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Developing key performance indicators for the Canadian chiropractic profession: a modified Delphi study
Chiropractic & Manual Therapies volume 30, Article number: 31 (2022)
The purpose of this study is to develop a list of performance indicators to assess the status of the chiropractic profession in Canada.
We conducted a 4-round modified Delphi technique (March 2018–January 2020) to reach consensus among experts and stakeholders on key status indicators for the chiropractic profession using online questionnaires. During the first round, experts suggested indicators for preidentified themes. Through the following two rounds, the importance and feasibility of each indicator was rated on an 11-point Likert scale, and their related potential sources of data identified. In the final round, provincial stakeholders were recruited to rate the importance of the indicators within the 90th percentile and identified those most important to their organisation.
The first round generated 307 preliminary indicators of which 42 were selected for the remaining rounds, and eleven were preferentially selected by most of the provincial stakeholders. Experts agreed the feasibility of all indicators was high, and that data could be collected through a combination of data obtained from professional liability insurance records and survey(s) of the general population, patients, and chiropractors.
A set of performance indicators to assess the status of the Canadian chiropractic profession emerged from a scientific and stakeholder consensus.
Measuring performance is an important part of improvement in healthcare . Reporting performance indicators helps to monitor function of a system, promote public accountability, and inform change management [1, 2]. Emerging evidence suggests that public reporting of performance indicators may stimulate providers to improve healthcare quality , although it is unclear whether these changes result in improved patient outcomes [4, 5].
In Canada, chiropractic is one of the most frequently sought nonphysician provider groups . The Canadian annual utilisation of chiropractic services slightly increased from 10 to 11.7% between 1980 and 2015 . The majority of chiropractors practice within private clinics , and since the delisting of chiropractic services in some provinces , administrative insurance billing data from most Canadian provincial health insurance plans are not available. Since most patients pay directly for their services , other public insurance plans like workers compensation boards and veteran affairs represent a marginal part of chiropractic activities . Consequently, there are few quality or performance indicators that can be derived from Canadian public medico-administrative databases available to the chiropractic profession.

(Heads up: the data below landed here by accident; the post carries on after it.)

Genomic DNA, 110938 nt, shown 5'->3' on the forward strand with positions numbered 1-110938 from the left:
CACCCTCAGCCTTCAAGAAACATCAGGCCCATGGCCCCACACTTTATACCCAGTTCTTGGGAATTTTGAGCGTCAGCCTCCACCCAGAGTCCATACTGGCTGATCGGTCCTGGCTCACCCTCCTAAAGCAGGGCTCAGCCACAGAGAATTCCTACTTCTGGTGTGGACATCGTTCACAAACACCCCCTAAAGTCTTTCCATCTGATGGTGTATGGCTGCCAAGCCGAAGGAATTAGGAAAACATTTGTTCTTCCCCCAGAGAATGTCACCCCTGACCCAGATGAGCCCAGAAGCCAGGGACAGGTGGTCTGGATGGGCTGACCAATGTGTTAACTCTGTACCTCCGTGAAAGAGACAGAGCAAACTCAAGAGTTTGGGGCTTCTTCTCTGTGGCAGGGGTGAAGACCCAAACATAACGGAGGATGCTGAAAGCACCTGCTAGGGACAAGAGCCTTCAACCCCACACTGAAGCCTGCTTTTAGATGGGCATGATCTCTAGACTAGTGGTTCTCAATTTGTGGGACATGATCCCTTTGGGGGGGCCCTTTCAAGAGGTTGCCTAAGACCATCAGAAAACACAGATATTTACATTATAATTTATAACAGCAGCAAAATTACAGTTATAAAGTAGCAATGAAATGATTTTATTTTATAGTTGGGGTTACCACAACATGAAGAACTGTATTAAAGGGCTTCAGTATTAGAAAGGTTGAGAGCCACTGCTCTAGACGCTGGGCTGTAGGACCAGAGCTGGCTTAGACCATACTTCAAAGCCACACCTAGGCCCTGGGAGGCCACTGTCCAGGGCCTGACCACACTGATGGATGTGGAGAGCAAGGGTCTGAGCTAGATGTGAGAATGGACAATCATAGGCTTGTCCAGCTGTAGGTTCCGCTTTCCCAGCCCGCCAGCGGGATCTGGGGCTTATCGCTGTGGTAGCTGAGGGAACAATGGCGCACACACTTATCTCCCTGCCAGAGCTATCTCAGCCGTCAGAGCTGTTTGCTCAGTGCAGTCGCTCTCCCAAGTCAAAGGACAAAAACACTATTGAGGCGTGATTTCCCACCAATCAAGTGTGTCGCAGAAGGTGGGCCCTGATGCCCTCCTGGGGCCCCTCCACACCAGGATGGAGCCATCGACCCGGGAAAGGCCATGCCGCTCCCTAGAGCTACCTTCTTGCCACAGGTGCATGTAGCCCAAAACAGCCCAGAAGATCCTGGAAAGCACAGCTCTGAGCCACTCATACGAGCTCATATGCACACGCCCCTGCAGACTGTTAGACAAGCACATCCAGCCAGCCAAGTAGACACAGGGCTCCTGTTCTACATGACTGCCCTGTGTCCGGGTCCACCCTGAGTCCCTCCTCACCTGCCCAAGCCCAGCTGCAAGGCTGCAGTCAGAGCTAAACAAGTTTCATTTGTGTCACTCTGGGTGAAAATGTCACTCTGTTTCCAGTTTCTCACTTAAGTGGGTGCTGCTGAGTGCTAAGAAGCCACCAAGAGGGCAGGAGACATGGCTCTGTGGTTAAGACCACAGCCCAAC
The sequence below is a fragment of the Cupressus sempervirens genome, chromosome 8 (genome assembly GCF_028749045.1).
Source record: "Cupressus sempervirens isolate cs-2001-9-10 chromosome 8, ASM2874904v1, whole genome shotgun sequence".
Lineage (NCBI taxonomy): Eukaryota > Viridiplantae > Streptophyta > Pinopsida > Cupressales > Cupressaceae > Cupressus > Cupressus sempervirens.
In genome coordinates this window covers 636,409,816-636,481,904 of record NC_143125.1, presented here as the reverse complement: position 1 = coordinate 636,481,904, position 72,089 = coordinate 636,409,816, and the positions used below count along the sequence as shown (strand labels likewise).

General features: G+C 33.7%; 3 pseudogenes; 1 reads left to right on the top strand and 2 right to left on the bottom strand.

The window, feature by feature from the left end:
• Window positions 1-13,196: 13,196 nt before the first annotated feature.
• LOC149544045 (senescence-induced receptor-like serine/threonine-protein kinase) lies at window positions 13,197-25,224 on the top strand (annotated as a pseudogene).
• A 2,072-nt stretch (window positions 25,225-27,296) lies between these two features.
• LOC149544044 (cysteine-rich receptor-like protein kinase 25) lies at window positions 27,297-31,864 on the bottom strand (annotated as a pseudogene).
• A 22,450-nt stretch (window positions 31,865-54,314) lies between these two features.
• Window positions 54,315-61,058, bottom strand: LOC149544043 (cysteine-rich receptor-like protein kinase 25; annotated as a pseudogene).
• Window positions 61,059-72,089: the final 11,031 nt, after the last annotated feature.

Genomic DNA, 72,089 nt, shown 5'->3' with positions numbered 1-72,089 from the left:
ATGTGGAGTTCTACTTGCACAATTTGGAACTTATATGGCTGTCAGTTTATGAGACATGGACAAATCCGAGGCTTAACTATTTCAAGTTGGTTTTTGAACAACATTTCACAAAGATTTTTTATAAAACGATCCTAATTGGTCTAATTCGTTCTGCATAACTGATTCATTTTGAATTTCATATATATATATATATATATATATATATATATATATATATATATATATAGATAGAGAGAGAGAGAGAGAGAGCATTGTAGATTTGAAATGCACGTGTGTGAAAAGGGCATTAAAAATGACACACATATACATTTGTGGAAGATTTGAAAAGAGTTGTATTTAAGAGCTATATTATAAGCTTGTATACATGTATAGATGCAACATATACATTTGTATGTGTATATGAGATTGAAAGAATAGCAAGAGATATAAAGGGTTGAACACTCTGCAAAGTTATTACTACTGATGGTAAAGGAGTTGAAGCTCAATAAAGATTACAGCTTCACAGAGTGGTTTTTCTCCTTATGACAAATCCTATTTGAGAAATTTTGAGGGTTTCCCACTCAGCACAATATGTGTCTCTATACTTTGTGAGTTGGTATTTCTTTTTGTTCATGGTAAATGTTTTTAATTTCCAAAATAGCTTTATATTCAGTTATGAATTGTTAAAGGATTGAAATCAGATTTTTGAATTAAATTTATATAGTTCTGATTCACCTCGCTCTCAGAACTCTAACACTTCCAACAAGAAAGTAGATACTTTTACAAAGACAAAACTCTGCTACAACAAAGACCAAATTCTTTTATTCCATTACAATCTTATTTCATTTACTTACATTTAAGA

In response to this limitation in databases, the Canadian Chiropractic Association (CCA) began periodic surveying of their members in order to establish a “statistical portrait of chiropractors to be used in planning, evaluation and policy development” . Unfortunately, the survey has been mainly used for administrative purposes and is not typically provided to the profession or the public. The survey is time-consuming (81 questions), and its response rate has steadily decreased from 70% in 1996 to 39% in 2011. Furthermore, the data is not easily accessible, and sparingly used in research projects .
Recent work suggests important knowledge-to-practice gaps in the care provided by chiropractors for musculoskeletal disorders [11, 12]. Public reporting of chiropractic care performance indicators could be an important component of clinical practice guideline (CPG) implementation  through a learning health system (LHS)  within the chiropractic profession. LHS is defined as a dynamic health ecosystem that synergistically aligns various dimensions of health care delivery and routinized cycles of continuing learning and improvement . However, there is a need for consensus-based and credible indicators to evaluate the status of the chiropractic profession in Canada. A national, scientific, and widely endorsed list of indicators would be an important first step toward a rigorous and credible evaluation of the status of the Canadian chiropractic profession. The purpose of this study was to develop a list of indicators that could be used to assess the status of the chiropractic profession in Canada.
We used a four round modified Delphi design  to identify the best indicators to assess the status of the chiropractic profession in Canada. In the first three rounds, we asked national chiropractic experts to rate each identified indicator by their importance, measurement feasibility, and best source of data acquisition. We conducted a fourth round involving key provincial and national association stakeholders to identify the most important indicators from their perspective. All responses were voluntary. Participants provided informed consent digitally before completing our questionnaires. Research ethics approval (#1802X03) was obtained from the Canadian Memorial Chiropractic College (CMCC).